The difference is "acid cure" vs "neutral cure"
RTV silicones use a few different, but related, cure chemistries. The most common one is what's called an "acetoxy" or "acid" cure, which releases acetic acid as it cures. This explains both the vinegar odor, and why you want to avoid this chemistry for electronics applications, where said acetic acid will corrode copper parts.
The second one is what's called an "alkoxy cure". These release methanol, ethanol, or isopropanol as they cure, and are a type of "neutral cure" silicone. This means they don't have the corrosion risks associated with acid cure silicone products, and are suitable for electronics applications.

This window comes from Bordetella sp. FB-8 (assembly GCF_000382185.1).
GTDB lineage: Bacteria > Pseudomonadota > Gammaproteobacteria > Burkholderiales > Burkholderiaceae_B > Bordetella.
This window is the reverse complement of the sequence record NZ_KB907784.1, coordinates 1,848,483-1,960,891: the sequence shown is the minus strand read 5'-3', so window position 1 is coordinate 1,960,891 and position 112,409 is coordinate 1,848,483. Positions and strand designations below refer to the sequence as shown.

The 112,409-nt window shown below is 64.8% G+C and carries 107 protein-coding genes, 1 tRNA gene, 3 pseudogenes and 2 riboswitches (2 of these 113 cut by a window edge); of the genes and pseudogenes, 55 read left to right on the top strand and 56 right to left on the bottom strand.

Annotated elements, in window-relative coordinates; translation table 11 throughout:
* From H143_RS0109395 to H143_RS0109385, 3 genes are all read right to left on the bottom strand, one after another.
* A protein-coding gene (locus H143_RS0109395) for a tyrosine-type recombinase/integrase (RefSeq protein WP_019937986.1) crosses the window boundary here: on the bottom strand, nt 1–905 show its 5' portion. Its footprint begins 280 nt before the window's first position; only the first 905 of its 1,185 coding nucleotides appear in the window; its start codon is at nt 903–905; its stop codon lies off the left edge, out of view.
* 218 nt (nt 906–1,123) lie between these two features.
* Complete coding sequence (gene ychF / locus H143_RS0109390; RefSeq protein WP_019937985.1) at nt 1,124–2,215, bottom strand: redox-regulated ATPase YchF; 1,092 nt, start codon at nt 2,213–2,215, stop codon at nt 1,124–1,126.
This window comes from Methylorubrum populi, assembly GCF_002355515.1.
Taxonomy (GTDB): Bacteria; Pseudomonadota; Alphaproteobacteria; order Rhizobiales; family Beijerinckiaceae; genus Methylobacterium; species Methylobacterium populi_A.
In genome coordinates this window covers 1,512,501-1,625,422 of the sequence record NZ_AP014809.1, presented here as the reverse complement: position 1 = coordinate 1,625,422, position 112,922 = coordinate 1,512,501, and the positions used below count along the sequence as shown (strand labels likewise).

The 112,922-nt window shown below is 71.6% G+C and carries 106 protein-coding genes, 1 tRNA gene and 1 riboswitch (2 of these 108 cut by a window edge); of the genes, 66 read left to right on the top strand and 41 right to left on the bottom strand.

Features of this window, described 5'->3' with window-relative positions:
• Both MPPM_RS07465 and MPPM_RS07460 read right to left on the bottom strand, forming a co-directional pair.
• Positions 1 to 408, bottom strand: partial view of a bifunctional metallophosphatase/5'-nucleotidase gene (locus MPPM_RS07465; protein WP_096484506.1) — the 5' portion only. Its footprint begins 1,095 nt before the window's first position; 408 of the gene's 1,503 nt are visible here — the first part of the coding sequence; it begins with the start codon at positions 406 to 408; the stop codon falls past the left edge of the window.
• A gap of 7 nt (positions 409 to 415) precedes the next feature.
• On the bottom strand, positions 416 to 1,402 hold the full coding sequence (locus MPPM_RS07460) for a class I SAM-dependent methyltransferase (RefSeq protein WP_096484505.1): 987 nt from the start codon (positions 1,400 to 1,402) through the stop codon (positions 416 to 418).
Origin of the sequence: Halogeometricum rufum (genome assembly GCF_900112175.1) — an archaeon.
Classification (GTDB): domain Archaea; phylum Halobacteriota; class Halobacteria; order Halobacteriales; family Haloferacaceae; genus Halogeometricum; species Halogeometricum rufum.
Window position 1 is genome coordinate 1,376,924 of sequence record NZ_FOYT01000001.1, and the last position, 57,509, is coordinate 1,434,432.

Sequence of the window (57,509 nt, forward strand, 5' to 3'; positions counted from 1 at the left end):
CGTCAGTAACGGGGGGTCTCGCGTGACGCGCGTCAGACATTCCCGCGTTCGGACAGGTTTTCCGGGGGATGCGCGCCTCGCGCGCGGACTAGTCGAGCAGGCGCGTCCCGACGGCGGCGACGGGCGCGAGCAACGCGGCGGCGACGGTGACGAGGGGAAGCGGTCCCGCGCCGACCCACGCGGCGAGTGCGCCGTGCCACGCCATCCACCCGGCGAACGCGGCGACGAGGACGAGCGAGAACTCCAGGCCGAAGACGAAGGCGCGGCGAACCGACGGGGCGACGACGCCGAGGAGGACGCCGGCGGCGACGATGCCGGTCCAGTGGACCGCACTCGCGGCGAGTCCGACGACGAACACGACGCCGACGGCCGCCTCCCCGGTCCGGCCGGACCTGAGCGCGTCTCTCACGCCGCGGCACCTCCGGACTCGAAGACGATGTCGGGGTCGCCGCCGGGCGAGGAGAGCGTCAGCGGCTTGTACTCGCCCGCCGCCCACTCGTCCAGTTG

However, they have some cost and performance disadvantages in applications where acetic acid corrosion is a non-issue, so they are relatively uncommon formulations nowadays.
As a result, most "neutral cure" RTV silicones available on the consumer market these days use a different cure chemistry, a so-called "oxime" cure that releases a funky chemical called methyl ethyl ketoxime during the cure process. This is not an acid, and thus doesn't pose quite the same risks of corrosion that an acid cure product poses, but may not be acceptable for critical applications because any potential influence MEKO might have on copper corrosion is not as well known.
TL;DR: for non-critical applications, any consumer neutral cure RTV product is acceptable -- just avoid products that don't say "Neutral Cure" on the label, and you'll be fine.